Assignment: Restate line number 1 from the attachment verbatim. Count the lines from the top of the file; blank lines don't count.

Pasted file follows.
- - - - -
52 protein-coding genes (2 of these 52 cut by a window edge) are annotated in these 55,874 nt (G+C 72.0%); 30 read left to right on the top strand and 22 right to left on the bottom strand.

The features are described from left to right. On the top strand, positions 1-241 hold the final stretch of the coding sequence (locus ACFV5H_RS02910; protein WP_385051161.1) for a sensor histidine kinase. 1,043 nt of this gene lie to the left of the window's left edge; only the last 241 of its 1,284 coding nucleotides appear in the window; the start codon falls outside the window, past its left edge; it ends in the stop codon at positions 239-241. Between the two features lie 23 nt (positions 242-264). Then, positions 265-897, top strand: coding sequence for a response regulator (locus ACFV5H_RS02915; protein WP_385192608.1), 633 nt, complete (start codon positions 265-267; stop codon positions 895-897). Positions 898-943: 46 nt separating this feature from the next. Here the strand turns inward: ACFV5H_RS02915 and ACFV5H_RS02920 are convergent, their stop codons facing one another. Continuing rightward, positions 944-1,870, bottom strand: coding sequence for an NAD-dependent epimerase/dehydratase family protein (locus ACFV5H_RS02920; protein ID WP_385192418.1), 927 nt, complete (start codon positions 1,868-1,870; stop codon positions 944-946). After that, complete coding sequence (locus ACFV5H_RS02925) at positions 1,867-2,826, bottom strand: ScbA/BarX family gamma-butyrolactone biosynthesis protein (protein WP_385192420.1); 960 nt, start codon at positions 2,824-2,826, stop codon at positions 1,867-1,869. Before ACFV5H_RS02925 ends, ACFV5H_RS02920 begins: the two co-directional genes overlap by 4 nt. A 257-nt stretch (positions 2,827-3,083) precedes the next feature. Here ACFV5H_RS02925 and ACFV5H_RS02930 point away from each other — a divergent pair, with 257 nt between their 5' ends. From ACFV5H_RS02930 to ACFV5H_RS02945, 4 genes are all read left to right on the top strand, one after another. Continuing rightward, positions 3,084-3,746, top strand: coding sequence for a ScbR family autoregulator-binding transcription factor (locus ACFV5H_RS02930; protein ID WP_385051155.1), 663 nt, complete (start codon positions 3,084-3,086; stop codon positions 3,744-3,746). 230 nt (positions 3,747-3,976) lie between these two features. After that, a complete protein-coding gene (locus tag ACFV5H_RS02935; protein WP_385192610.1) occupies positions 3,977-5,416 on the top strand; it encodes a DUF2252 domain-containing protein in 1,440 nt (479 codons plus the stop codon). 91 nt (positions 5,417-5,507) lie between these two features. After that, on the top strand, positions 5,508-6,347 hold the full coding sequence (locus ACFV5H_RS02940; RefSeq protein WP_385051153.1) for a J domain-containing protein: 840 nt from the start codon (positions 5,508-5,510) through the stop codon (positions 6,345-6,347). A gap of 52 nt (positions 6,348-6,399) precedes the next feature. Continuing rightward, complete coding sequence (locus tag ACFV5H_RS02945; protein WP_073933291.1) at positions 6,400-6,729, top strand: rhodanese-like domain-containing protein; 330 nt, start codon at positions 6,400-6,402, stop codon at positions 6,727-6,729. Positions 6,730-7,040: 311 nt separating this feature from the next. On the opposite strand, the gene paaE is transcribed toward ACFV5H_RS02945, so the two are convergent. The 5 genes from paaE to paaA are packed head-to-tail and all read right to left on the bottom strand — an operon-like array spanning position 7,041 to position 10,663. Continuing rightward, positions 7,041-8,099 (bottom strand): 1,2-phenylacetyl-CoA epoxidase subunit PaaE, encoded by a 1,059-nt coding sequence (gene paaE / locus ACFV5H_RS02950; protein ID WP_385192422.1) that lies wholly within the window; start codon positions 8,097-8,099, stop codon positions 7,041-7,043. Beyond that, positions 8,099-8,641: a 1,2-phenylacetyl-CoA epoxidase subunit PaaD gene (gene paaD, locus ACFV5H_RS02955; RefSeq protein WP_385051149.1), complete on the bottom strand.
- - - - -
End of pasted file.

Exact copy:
52 protein-coding genes (2 of these 52 cut by a window edge) are annotated in these 55,874 nt (G+C 72.0%); 30 read left to right on the top strand and 22 right to left on the bottom strand.